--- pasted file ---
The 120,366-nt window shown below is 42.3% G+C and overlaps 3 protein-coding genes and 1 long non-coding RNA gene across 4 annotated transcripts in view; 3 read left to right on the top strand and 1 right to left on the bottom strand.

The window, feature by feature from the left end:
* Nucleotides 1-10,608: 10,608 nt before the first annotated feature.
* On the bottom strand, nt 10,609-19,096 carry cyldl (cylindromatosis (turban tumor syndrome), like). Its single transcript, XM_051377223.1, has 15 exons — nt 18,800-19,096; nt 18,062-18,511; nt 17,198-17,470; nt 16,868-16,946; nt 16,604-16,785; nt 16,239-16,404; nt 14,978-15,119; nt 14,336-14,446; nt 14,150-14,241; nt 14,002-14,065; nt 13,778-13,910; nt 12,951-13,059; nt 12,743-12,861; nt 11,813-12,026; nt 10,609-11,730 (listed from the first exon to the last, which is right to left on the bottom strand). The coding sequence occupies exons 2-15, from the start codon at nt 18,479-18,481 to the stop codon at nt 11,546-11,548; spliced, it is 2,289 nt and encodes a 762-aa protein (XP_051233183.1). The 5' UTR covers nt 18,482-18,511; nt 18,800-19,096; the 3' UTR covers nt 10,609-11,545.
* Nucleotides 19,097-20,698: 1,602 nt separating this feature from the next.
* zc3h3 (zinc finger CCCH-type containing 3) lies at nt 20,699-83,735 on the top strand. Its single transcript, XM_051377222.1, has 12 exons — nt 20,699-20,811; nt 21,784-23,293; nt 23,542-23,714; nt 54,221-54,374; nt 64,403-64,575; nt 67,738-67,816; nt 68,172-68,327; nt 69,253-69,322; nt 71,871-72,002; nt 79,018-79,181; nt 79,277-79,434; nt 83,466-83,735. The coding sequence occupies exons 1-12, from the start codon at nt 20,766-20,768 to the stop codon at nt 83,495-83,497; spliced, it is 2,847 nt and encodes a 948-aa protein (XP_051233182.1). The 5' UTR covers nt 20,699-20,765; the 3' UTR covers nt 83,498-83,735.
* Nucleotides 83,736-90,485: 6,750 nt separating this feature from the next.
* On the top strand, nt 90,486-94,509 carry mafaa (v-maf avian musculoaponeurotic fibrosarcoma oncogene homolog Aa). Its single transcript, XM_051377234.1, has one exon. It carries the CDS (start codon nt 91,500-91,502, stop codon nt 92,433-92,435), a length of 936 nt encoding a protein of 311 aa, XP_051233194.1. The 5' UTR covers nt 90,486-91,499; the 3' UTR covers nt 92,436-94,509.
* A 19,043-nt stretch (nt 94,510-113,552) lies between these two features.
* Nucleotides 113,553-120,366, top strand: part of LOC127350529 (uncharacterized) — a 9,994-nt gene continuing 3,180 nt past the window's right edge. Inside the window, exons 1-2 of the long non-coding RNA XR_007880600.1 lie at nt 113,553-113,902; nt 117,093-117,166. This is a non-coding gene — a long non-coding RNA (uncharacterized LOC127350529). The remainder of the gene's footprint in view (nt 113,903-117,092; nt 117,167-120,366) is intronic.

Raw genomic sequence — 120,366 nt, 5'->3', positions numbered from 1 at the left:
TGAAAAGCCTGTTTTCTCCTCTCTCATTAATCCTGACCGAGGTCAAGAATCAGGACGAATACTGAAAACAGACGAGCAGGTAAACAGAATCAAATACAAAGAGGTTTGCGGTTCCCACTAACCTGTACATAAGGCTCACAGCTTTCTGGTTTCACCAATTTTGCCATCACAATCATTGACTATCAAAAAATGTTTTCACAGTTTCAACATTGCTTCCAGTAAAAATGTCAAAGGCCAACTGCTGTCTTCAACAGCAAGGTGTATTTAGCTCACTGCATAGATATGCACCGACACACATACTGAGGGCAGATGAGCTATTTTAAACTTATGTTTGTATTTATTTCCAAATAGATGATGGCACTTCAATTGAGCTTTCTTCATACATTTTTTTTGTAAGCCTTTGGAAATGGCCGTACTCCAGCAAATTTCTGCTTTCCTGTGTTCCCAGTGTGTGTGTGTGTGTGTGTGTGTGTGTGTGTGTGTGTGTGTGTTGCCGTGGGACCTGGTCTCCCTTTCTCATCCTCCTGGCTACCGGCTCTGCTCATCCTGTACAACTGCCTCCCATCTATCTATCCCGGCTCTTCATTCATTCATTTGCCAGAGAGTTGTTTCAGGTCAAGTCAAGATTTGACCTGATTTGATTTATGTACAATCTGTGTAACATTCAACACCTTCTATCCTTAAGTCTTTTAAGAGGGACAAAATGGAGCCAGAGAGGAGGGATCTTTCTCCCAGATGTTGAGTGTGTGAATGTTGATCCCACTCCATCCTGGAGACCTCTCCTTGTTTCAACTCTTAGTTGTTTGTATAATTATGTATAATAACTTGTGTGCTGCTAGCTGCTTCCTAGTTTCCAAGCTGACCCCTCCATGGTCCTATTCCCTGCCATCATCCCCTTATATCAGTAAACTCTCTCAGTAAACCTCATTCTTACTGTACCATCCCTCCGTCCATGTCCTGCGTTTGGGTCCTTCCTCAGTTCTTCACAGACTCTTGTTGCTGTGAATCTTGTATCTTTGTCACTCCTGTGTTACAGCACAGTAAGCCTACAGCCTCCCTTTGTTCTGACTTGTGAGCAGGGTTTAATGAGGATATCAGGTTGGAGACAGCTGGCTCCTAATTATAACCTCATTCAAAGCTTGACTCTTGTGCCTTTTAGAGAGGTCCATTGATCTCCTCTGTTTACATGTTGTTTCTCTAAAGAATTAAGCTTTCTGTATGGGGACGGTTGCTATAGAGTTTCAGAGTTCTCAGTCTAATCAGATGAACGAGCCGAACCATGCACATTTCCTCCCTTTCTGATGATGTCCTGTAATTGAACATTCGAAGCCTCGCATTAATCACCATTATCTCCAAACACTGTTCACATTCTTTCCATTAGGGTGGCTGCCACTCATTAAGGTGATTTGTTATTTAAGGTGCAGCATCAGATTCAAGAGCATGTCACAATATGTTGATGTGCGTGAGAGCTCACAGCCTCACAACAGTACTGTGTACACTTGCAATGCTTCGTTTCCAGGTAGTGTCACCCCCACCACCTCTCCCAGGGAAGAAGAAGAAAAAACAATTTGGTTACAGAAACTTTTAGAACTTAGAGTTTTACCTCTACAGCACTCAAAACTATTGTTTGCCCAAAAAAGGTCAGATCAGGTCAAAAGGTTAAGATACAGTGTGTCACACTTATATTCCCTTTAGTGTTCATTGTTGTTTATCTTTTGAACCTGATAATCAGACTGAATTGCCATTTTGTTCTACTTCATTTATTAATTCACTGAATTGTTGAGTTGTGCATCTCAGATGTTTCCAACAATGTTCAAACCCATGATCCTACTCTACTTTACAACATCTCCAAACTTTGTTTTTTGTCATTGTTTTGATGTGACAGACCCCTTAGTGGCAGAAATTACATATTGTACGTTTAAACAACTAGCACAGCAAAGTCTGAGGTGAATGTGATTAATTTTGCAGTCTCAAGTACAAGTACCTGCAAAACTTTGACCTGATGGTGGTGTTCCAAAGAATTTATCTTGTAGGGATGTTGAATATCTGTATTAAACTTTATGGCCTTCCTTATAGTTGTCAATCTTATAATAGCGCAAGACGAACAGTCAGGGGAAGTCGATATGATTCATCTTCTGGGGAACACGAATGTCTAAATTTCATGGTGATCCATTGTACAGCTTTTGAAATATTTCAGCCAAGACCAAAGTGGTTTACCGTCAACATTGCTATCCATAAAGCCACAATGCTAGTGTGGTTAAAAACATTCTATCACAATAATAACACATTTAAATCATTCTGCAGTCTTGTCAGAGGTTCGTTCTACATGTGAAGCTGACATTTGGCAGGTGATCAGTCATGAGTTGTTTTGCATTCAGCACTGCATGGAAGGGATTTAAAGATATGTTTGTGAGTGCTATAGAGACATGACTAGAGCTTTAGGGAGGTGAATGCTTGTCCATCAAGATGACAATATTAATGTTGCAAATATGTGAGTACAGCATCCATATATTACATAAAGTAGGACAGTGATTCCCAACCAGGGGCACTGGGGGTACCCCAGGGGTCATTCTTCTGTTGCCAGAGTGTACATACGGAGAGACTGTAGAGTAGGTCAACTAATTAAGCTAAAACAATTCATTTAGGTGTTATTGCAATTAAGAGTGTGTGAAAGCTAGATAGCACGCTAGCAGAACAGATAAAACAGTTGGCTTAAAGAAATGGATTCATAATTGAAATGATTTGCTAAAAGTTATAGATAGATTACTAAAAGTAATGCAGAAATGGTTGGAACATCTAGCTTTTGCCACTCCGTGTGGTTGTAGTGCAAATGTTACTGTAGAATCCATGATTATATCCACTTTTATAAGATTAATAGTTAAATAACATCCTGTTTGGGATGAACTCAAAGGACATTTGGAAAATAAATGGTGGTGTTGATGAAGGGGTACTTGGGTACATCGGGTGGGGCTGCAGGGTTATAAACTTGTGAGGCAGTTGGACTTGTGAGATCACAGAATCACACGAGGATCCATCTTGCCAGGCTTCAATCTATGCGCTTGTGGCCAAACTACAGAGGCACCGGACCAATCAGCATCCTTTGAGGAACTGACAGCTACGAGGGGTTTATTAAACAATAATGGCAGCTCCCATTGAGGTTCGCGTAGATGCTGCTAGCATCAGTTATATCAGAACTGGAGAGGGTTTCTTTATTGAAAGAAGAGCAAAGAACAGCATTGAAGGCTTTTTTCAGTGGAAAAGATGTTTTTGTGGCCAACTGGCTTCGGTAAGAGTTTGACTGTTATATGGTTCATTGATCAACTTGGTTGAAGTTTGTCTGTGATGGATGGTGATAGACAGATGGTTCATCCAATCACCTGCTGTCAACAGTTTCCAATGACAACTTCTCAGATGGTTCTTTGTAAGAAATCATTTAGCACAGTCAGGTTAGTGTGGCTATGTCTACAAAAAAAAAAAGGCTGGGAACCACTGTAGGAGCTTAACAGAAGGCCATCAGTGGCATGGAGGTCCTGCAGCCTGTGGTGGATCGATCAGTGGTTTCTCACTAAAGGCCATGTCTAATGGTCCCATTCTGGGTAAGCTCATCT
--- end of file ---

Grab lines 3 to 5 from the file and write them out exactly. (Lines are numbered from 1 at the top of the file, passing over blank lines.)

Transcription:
* Nucleotides 1-10,608: 10,608 nt before the first annotated feature.
* On the bottom strand, nt 10,609-19,096 carry cyldl (cylindromatosis (turban tumor syndrome), like). Its single transcript, XM_051377223.1, has 15 exons — nt 18,800-19,096; nt 18,062-18,511; nt 17,198-17,470; nt 16,868-16,946; nt 16,604-16,785; nt 16,239-16,404; nt 14,978-15,119; nt 14,336-14,446; nt 14,150-14,241; nt 14,002-14,065; nt 13,778-13,910; nt 12,951-13,059; nt 12,743-12,861; nt 11,813-12,026; nt 10,609-11,730 (listed from the first exon to the last, which is right to left on the bottom strand). The coding sequence occupies exons 2-15, from the start codon at nt 18,479-18,481 to the stop codon at nt 11,546-11,548; spliced, it is 2,289 nt and encodes a 762-aa protein (XP_051233183.1). The 5' UTR covers nt 18,482-18,511; nt 18,800-19,096; the 3' UTR covers nt 10,609-11,545.
* Nucleotides 19,097-20,698: 1,602 nt separating this feature from the next.